He engaged in unprofessional conduct by dispensing excessive anabolic steroids without question, a tribunal has found
The Pharmacy Board of Australia first brought pharmacist Hayden Swan before the Queensland Civil and Administrative Tribunal in 2015, relating to his dispensing of testosterone to a customer in May 2012.
Registered as a pharmacist in October 2010, Swan was employed at two branches of The Chemist Warehouse in Queensland’s Townsville region between 16 November 2011 and 31 May 2012.
During this period, Swan allegedly dispensed injectable testosterone to a single customer (Customer BL) as follows:
- 16 November 2011: Primoteston x 12
- 3 February 2012: Sustanon 250 x 12
- 13 February 2012: Sustanon 250 x 12
- 29 March 2012: Sustanon 250 x 12
At the time of the offending conduct, Swan had access to the dispensing history for Customer BL at one of the CWH branches, which showed other pharmacists working there had also dispensed:
- 30 December 2011: 200 Proviron tablets
- 20 January 2012: Primoteston x 12
- 29 May 2012: Sustanon 250
On 31 May 2012, Swan dispensed Sustanon 250 x 9 to Customer BL on multiple repeat prescriptions, although the prescriptions had not been marked “Regulation 24” by the prescribing doctor.
By 31 May 2012, the quantity of testosterone-based medications dispensed to Customer BL had also exceeded the usual dosage detailed in the PI for Sustanon and Primoteston.
The tribunal found that prior to dispensing the Sustanon on that occasion, Swan had failed to:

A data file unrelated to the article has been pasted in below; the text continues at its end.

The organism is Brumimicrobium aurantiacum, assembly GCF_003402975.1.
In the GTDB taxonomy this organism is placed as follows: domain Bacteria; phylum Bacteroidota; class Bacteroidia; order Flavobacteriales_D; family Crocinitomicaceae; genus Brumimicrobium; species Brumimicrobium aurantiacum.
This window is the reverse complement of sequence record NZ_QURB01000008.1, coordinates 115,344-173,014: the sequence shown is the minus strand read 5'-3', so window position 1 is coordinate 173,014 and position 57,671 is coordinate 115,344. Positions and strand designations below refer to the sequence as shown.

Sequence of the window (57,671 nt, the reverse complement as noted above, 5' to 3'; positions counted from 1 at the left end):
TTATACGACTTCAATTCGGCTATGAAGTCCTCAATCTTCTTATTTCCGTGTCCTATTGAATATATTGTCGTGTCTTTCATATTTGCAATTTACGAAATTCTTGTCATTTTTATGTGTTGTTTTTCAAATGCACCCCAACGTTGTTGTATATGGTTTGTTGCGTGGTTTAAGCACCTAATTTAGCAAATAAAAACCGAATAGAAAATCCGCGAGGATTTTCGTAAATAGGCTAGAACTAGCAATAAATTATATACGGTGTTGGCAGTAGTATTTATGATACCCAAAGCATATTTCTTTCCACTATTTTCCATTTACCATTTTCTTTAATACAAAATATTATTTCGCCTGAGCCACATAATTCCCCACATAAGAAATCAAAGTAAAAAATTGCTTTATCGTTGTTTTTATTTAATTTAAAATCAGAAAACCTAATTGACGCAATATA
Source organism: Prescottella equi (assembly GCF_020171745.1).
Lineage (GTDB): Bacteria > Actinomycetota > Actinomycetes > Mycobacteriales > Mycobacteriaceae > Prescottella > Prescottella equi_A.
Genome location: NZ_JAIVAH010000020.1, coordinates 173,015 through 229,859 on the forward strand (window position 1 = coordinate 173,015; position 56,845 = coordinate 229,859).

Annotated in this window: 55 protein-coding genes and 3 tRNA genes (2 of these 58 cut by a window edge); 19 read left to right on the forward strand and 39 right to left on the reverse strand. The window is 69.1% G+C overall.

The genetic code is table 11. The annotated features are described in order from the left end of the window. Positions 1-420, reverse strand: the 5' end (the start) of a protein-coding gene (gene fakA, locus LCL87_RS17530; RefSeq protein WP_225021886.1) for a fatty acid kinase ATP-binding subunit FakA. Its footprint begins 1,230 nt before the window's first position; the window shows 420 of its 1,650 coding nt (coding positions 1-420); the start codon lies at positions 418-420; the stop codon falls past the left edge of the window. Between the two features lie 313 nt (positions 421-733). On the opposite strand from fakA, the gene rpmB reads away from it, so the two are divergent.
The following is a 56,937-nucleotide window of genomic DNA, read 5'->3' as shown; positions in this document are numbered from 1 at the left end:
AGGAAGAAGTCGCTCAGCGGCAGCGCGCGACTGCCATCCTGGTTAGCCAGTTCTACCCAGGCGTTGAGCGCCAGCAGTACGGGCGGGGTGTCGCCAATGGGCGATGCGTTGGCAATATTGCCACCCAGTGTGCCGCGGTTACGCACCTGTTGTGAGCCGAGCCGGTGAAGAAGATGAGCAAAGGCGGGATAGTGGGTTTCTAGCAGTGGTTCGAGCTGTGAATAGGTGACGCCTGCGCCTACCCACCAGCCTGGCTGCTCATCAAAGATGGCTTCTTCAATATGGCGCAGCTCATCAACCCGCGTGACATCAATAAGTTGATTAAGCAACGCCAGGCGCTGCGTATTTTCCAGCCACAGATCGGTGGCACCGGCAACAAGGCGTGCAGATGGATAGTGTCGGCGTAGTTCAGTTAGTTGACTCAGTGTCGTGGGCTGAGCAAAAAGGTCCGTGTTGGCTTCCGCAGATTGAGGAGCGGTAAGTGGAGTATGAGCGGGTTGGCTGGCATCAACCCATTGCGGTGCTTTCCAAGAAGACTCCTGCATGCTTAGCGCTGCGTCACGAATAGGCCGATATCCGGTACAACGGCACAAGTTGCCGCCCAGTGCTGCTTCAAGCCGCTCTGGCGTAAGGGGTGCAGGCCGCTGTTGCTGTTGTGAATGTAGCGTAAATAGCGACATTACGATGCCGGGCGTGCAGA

- Speak to the prescribing medical practitioner to obtain approval to dispense a further nine ampoules of Sustanon to Customer BL;
- Verify whether the dispensing was reasonably necessary;
- Sufficiently assess Customer BL’s therapeutic need; or
- Consider the quantity of previously dispensed testosterone to Customer BL and recorded in the CWH dispensing data.
Expert witness, pharmacist Pamela Mathers, said the CWH dispensing history indicated that Customer BL had been supplied with more than two times the amount of testosterone required for treatment as prescribed, and eight times the amount required according to the manufacturer’s recommended dosage.
Mathers considered the supplied quantity of anabolic steroids to Customer BL as “unusual and high” and “excessive to his therapeutic needs”.
“Where drugs are presented with unusual and/or high doses of drugs and in particular, if the drug is known to be subject to abuse, a pharmacist has a responsibility to ensure the appropriateness of the prescription to ensure the welfare of the patient and to maintain the quality use of medicines,” she stated.
She said Swan seemed to have “accepted things at face value” and in doing so failed to meet the Code of Ethics, Professional Practice Standards and the Pharmacy Board of Australia’s guidelines for dispensing of medicines.
Swan admitted he had engaged in unprofessional conduct, and in its decision handed down in December, the tribunal agreed with a finding of unprofessional conduct.
It reprimanded Swan and ordered him to complete a course on professional ethics and dispensing.
He was also ordered to pay the Board’s costs.